The head of the Congressional Budget Office warned Tuesday that the federal deficit threatens to cripple the economy over the long term if it isn’t tackled soon.
Economist Douglas Elmendorf told a deficit super committee in its first hearing that an aging population, along with the rising cost of health care, will only worsen the federal deficit if current polices aren't changed. And he warned that spiraling interest payments could swamp the government's ability to pay for its operations and could spark a financial crisis if nothing is done:
"Putting the federal budget on a sustainable path will require significant changes to spending policies, significant changes in tax policy, or both,” Elmendorf said. “Addressing that formidable challenge is complicated by the current weakness in economy and the large numbers of unemployed workers, empty houses and underused factories and offices. “
Elemendorf predicted the unemployment rate will remain above 9 percent until the end of next year.
“The financial crisis and recession has cast a long shadow on the economy,” he said. “The pace of the recovery has been slow and the economy remains in a severe slump.”
The 12-member committee is seeking to find at least $1.2 trillion in deficit reduction over the next 10 years by Thanksgiving. If the committee fails, across-the-board cuts will be triggered, divided evenly among defense and many domestic programs.
Elmendorf wouldn't advise the committee on how to reduce the deficit but warned against immediate spending cuts or tax increases.
"Particularly important given the current state of the economy, immediate spending cuts or tax increases would represent an added drag on the weak economic expansion," he said.
A CBO study released Monday shows that the impact of the across-the-board cuts would hit the Pentagon with a 10 percent budget cut in 2013 and cuts almost that big to domestic agencies.
The testimony came as President Obama continues to push for his $450 billion jobs plan that combines tax cuts, infrastructure spending and aid to state and local governments. Obama announced Monday that he plans to pay for the plan by ending tax breaks for the wealthiest Americans – a proposal that Republicans have already rejected.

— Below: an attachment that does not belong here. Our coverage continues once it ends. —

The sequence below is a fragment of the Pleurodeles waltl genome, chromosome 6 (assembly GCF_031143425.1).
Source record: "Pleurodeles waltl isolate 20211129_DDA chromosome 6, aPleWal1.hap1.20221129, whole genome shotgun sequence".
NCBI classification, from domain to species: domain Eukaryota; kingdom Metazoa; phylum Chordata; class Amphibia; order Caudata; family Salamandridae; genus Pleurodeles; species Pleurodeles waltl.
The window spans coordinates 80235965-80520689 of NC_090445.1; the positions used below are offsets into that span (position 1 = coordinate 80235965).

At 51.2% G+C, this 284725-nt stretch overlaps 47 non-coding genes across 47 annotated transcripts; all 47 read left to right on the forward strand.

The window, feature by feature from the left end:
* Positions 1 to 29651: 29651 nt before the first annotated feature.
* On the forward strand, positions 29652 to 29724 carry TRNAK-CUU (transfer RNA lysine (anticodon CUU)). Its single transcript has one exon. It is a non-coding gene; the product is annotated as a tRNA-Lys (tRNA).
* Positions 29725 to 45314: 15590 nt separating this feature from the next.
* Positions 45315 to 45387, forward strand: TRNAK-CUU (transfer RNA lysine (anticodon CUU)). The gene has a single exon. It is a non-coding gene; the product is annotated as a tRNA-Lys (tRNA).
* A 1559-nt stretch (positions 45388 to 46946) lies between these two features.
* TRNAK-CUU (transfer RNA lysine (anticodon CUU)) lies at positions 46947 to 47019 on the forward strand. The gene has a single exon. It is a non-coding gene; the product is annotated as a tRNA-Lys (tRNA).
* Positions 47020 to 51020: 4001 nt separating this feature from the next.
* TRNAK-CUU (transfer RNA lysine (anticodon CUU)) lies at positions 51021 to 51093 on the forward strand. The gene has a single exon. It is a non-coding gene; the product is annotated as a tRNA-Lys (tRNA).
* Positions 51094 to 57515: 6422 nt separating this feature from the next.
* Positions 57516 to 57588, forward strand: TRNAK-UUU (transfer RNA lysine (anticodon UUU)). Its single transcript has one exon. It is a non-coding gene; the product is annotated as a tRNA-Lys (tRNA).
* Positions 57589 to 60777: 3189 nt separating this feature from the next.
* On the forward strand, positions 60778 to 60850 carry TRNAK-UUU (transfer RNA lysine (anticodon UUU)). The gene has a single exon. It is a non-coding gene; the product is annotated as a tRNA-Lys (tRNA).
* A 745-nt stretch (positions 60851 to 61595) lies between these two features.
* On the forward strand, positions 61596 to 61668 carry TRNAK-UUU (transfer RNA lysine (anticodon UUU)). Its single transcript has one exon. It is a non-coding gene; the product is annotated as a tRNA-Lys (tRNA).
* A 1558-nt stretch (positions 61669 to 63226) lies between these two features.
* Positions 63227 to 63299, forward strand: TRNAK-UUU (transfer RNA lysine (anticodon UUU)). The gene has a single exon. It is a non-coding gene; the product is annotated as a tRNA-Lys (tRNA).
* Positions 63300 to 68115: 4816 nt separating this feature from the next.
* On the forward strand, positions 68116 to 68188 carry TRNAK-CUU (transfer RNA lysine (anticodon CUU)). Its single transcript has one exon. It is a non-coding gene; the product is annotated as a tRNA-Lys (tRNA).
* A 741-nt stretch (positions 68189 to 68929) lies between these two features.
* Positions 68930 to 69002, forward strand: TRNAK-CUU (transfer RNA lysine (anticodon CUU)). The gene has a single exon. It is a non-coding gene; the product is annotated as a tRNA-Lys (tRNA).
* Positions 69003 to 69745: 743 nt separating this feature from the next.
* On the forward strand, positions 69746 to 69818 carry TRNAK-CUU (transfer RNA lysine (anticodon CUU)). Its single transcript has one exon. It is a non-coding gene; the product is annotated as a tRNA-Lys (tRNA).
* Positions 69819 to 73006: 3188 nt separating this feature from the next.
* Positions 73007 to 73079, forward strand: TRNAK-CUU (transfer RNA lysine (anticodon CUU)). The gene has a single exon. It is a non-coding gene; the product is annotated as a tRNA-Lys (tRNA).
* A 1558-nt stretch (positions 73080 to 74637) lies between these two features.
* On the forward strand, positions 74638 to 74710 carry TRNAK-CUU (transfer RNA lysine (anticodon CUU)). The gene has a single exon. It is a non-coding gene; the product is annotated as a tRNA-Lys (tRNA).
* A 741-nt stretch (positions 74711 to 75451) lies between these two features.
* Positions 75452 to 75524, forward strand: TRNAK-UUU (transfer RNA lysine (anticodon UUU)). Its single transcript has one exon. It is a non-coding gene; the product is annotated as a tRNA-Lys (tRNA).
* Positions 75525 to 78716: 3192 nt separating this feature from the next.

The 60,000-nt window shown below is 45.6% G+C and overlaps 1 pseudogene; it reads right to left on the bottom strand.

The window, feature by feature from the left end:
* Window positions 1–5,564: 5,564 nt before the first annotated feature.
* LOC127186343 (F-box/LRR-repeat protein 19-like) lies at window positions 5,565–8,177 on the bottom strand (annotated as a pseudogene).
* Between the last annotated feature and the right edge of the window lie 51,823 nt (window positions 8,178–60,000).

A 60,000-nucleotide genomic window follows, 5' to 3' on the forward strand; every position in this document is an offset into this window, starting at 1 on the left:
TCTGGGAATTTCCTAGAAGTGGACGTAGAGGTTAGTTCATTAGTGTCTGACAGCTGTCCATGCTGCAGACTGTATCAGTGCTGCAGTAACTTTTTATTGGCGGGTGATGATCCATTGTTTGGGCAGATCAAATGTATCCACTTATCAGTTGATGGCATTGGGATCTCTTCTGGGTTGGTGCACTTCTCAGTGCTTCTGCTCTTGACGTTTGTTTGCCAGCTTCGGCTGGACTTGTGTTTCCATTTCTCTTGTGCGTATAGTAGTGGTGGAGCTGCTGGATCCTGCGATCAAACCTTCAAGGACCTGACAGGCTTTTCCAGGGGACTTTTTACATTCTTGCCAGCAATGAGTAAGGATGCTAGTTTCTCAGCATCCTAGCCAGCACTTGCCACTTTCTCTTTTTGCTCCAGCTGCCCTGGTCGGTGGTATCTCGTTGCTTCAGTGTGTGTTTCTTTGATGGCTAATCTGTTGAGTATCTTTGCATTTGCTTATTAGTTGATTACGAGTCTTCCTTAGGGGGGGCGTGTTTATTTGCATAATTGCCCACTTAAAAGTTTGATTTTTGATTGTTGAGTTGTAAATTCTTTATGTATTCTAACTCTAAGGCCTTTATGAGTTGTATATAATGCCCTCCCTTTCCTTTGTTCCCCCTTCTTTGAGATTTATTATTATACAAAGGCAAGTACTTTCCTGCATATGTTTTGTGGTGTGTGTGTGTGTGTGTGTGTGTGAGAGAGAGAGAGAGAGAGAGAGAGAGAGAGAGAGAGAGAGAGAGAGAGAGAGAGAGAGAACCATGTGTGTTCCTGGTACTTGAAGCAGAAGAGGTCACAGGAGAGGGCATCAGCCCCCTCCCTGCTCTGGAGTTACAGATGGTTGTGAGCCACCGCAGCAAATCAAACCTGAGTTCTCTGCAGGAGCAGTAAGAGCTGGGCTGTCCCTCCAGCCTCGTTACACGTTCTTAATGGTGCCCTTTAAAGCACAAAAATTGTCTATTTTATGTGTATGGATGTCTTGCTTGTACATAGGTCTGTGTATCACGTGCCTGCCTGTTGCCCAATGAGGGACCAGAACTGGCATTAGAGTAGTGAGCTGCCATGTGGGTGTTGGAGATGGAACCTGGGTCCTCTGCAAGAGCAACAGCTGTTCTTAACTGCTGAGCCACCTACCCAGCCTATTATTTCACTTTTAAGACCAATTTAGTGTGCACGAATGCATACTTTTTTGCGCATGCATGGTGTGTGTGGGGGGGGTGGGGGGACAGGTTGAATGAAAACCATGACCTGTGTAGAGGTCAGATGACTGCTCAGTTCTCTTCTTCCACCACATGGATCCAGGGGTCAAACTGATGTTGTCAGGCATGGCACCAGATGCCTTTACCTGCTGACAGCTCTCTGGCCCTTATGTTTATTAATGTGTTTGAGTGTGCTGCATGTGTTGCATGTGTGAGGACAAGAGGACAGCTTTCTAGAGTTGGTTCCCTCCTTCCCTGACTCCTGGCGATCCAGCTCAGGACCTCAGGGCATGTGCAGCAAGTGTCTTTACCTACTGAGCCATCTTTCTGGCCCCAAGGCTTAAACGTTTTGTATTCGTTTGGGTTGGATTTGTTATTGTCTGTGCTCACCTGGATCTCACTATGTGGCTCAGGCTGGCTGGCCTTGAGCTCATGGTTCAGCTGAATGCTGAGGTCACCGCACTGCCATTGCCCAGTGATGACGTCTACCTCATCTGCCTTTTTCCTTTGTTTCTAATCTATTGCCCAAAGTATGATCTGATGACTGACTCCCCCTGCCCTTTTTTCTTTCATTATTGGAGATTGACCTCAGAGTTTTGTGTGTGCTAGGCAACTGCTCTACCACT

Senate Republican leader Mitch McConnell on Tuesday called Obama’s bill a “political exercise.”
“The president can call this bill whatever he wants,” McConnell said in a speech on the Senate floor. “But in reality, all he’s really doing is just proposing a hodge-podge of retread ideas aimed at convincing people that a temporary fix is really permanent and that it will create permanent jobs. And then daring Republicans to vote against it.”
Elmendorf, a former Brookings Institution scholar initially named to the CBO post by Democrats, said that Obama's jobs plan -- which combines tax cuts with spending stimulus -- was well within mainstream economic thought, which holds that it doesn't make sense to raise taxes or impose sharp spending cuts in periods of slack economic growth.
"If policymakers wanted to achieve both a short-term economic boost and medium-term and long-term fiscal sustainability, a combination of policies would be required: changes in taxes and spending that would widen the deficit now but reduce it later in the decade," Elmendorf said.
The Associated Press contributed to this report.